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'Everything Is Up For Grabs': Life Inspires Art For 'Catastrophe' Co-Creator

Sharon Horgan and Rob Delaney play a couple making their way through parenthood, marriage and their careers in the Amazon comedy series <em>Catastrophe</em>.
Mark Johnson
Sharon Horgan and Rob Delaney play a couple making their way through parenthood, marriage and their careers in the Amazon comedy series Catastrophe.

When it comes to writing TV, producer and actress Sharon Horgan admits that she draws heavily from her own life. "I am my own provider of material," she says. "I'm ... just trying to put the most honest version of what I think onscreen."

That impulse is what inspired Horgan's current project, the Amazon comedy series Catastrophe, now in its third season. On the show, Horgan plays a London school teacher (Sharon) who meets an American (Rob, played by show co-creator Rob Delaney) who's in London on business. They share a brief romance and a month later she discovers she's pregnant. Even though they barely know each other, they decide to start a relationship and raise the baby.

While the particulars of Rob and Sharon's situation are unique to the series, Horgan says the details of their relationship often spring from her and Delaney's own experiences. "Everything is up for grabs really, whether it's how much time Rob spends on the toilet in his own household and how his wife feels about that, to, I guess, being very honest about the kind of sex that you have as a married couple," Horgan says. "It's all copy, as they say."

Interview Highlights

On Sharon

She's a bit of a toughie, but tougher on the outside than on the inside, I'd say. She's a good person, but she's definitely prone to selfish acts. The interesting thing about her as a female character — and playing against Rob Delaney's very sweet, kind of optimistic character — is she's very aware that bad stuff happens and she kind of assumes that bad stuff will happen to her. Not a bright, kind of sunny character. So that was always a challenge to make sure that she wasn't too gloomy or too down on things. But it was fun having the male character [be] the kind of chirpy, optimistic one.

On the importance of showing that Sharon wanted to be a writer, but it didn't work out

I quite like the idea of showing someone who wasn't able to make it in the career that they originally hoped for themselves, but not letting that define them — not letting their failure define who the person that they came to be [is]. I think in some ways she's a stronger, better character than me, so I'm not sure if I would've been as capable of picking myself up and retraining. I just quite like seeing a better version of myself deal with something like that on screen. Again, I consider myself extremely lucky because luck had a lot to do with it, as well as the other stuff, hard work, but not everyone gets to be that lucky. And, again, it kind of felt like a kind of responsible thing to say: "Look, if it doesn't happen, it doesn't mean your life is over. You find other things."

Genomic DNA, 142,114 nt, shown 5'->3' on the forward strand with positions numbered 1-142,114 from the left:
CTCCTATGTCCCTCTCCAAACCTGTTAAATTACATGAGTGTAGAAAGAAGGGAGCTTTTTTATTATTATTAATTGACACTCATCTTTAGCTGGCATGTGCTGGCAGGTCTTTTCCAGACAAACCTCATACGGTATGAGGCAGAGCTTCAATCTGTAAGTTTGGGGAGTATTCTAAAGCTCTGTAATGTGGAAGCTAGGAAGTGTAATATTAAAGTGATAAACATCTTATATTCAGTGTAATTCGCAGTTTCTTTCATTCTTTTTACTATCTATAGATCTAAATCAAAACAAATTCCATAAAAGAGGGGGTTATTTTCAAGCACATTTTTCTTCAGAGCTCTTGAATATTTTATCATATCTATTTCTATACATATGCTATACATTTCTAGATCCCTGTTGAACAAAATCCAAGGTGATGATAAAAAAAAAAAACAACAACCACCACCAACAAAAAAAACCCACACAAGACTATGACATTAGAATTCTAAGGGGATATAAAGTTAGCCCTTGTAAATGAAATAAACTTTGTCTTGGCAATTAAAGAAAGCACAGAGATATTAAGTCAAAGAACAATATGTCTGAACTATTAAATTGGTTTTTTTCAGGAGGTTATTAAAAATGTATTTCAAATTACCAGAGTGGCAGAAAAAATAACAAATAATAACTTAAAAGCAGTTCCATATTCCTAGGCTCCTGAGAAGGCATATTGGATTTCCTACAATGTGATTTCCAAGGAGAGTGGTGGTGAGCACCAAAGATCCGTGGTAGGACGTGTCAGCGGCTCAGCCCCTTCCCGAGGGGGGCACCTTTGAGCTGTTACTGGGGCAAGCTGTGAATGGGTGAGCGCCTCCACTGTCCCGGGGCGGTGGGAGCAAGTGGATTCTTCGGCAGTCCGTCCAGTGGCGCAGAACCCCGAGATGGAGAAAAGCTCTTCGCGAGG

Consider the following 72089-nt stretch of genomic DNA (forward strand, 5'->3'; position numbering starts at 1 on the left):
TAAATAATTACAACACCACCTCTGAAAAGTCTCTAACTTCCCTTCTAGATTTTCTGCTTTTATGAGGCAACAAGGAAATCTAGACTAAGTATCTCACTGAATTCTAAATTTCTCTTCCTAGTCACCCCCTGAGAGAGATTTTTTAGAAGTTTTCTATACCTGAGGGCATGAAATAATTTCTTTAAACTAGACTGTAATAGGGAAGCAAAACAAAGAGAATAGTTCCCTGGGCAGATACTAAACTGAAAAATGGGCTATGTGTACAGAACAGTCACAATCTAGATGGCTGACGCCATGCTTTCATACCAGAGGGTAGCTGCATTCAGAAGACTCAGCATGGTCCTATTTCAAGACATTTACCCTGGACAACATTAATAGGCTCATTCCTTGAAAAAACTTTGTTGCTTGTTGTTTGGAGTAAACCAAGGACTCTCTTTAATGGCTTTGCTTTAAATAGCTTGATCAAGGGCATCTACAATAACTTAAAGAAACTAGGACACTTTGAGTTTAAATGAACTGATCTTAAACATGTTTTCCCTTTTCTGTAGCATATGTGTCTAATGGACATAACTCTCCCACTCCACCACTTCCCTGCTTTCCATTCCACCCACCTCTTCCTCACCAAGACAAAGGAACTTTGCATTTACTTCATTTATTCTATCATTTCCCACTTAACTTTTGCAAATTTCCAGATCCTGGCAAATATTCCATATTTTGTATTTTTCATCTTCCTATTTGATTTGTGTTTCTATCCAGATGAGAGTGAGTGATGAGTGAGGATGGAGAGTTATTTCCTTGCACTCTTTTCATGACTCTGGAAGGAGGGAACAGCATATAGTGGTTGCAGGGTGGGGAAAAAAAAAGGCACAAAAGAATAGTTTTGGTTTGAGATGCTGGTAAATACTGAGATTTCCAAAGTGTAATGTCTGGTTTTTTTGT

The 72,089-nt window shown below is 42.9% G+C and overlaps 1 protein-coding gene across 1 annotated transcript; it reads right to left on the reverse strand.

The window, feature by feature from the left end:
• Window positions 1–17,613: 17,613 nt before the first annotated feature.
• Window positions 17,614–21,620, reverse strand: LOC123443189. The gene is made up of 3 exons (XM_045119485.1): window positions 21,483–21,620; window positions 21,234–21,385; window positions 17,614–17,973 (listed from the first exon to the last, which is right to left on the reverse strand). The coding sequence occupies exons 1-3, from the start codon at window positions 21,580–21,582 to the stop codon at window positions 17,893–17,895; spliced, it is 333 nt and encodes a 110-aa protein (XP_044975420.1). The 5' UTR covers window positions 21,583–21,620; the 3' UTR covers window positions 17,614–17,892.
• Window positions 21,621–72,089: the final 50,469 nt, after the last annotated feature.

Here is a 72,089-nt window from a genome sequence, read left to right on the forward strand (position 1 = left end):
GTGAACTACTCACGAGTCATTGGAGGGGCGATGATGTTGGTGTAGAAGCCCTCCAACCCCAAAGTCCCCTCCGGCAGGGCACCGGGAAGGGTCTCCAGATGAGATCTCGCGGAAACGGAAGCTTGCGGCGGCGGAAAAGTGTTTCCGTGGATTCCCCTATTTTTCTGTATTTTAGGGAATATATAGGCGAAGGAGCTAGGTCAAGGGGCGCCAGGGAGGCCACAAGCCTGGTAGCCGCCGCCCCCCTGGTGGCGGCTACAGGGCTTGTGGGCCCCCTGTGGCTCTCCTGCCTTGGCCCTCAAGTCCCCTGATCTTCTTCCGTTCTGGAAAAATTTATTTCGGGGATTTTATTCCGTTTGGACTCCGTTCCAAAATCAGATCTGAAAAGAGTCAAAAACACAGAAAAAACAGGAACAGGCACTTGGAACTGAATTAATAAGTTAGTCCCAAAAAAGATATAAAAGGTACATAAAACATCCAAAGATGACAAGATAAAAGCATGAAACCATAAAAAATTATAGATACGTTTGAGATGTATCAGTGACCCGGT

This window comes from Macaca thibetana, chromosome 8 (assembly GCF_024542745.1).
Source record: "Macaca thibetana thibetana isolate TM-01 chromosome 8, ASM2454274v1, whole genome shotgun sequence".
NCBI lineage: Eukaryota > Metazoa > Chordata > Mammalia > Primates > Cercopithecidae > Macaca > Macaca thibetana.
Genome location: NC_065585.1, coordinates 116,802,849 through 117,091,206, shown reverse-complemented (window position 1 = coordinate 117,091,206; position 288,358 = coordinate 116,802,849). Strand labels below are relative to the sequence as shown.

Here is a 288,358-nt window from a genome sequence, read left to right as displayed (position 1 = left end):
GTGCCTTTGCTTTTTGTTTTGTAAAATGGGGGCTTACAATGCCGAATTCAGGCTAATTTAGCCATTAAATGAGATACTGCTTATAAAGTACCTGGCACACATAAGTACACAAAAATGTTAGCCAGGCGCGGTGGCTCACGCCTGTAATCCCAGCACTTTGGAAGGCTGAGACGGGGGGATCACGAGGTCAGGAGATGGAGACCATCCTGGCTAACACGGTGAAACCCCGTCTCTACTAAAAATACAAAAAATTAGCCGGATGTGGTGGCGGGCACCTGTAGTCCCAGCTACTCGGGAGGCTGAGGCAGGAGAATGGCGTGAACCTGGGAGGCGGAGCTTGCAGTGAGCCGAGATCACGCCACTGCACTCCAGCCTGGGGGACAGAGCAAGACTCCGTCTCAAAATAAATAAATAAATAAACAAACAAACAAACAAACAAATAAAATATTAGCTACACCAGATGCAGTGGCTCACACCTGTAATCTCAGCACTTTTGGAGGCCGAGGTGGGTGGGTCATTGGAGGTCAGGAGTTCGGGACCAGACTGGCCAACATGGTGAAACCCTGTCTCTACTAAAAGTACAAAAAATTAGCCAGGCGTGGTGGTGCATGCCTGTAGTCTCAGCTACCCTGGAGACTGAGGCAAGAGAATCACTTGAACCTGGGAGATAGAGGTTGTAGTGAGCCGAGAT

On how she met co-star and co-creator Rob Delaney

I had done a show in the U.K. called Pulling, and it was a small show and it had a small audience, but it was fairly well loved and he had somehow managed to see it all the way over in L.A. So I was following him [on Twitter] simply because he was very funny and he had a good profile picture of himself by the beach wearing a pair of green Speedos. And so [he] got in touch with me just to say he'd seen my show and he loved it. And then we'd just check in with each other occasionally, and if I went to L.A. for work or whatever we'd [meet] up, or if he was in London doing gigs we'd [meet] up.

We didn't know each other that well. We had met a few times and corresponded a fair amount, but you never know how that will work when you're sitting side by side each other at a keyboard trying to write something funny. We really only got to know each other properly through doing that.

On learning about the death of Carrie Fisher, who played Rob's mother on Catastrophe, and the remembrance she wrote for The Guardian

I had about 50 people in my house — I was having a party in my house — and that's when I found out [that Fisher had died]. And I couldn't be around anyone, and I thought, "If I don't write these things down now I might forget them." Just stuff that she said or a feeling I had when I was with her, or any of the funny little remarkable things that she did during filming or away from filming. I just wanted to write a love letter to her while it was all very fresh in my brain. I think that's why it's kind of an emotional piece, because most of it was written that night.

Lauren Krenzel and Heidi Saman produced and edited the audio of this interview. Bridget Bentz, Molly Seavy-Nesper and Nicole Cohen adapted it for the Web.

Copyright 2021 Fresh Air. To see more, visit Fresh Air.

Ann Marie Baldonado is an interview contributor and long-time producer at Fresh Air with Terry Gross. She is currently Fresh Air's Director of Talent Development. She got her start in radio in 1997 as a production assistant at WHYY and joined Fresh Air in 1998. For over 20 years, she has focused on the show's TV and film interviews. She became a contributing interviewer in 2015, talking with comedians, actors, directors and musicians like Ali Wong, Kumail Nanjiani, John Cho and Jeff Tweedy. In 2020, Baldonado hosted the limited-run podcast Parent Trapped, about the struggles of parenting during the pandemic. She talked to Julie Andrews about encouraging creativity in your kids, and comedian W. Kamau Bell about what to watch with them.